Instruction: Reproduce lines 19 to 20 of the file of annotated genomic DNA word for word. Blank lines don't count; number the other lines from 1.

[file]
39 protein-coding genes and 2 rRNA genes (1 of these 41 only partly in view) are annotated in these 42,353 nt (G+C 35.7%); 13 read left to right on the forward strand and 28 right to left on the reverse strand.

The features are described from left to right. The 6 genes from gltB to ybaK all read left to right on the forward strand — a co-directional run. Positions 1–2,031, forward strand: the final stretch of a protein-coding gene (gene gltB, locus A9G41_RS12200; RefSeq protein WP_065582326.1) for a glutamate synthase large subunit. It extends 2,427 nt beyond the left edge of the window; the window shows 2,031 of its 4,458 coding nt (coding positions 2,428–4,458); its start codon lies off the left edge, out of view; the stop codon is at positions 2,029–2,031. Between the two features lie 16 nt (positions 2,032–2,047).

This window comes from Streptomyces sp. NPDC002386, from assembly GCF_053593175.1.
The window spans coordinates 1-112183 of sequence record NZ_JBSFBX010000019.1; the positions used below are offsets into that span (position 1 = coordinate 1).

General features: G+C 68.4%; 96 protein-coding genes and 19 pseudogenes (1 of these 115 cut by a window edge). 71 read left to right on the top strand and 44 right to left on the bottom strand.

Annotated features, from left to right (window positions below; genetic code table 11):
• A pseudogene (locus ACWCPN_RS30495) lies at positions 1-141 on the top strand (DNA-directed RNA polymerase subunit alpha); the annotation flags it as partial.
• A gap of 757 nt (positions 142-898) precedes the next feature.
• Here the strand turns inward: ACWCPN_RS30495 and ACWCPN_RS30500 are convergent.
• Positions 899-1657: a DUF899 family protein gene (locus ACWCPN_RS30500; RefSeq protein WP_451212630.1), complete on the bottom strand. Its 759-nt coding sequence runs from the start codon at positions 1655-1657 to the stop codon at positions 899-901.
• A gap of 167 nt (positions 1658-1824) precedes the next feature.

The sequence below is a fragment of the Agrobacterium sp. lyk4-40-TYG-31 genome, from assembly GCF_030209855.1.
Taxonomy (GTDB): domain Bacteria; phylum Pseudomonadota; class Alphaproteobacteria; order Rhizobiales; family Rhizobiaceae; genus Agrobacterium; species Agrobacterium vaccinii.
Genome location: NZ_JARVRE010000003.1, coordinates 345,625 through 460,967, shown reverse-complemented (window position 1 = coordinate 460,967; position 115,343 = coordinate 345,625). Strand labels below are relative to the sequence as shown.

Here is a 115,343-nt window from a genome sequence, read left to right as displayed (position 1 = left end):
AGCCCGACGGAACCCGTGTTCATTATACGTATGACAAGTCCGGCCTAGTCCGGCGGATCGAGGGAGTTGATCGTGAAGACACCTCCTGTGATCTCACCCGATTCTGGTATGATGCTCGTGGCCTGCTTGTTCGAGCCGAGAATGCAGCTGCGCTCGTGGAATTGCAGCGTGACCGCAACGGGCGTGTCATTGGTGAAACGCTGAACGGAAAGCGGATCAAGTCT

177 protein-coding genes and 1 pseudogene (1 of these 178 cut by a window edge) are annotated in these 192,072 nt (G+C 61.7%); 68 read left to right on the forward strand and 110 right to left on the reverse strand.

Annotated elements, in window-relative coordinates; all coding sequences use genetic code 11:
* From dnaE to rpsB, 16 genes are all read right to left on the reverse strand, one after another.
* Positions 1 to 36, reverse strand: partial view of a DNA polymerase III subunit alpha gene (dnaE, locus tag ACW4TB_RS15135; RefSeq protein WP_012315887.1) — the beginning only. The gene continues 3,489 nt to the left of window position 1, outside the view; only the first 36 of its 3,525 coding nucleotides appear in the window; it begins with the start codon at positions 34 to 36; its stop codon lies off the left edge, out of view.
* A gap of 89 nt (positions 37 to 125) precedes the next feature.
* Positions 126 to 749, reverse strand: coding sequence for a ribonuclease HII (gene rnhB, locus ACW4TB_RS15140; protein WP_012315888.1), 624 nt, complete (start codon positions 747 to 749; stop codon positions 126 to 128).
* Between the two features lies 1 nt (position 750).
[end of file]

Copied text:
* From dnaE to rpsB, 16 genes are all read right to left on the reverse strand, one after another.
* Positions 1 to 36, reverse strand: partial view of a DNA polymerase III subunit alpha gene (dnaE, locus tag ACW4TB_RS15135; RefSeq protein WP_012315887.1) — the beginning only. The gene continues 3,489 nt to the left of window position 1, outside the view; only the first 36 of its 3,525 coding nucleotides appear in the window; it begins with the start codon at positions 34 to 36; its stop codon lies off the left edge, out of view.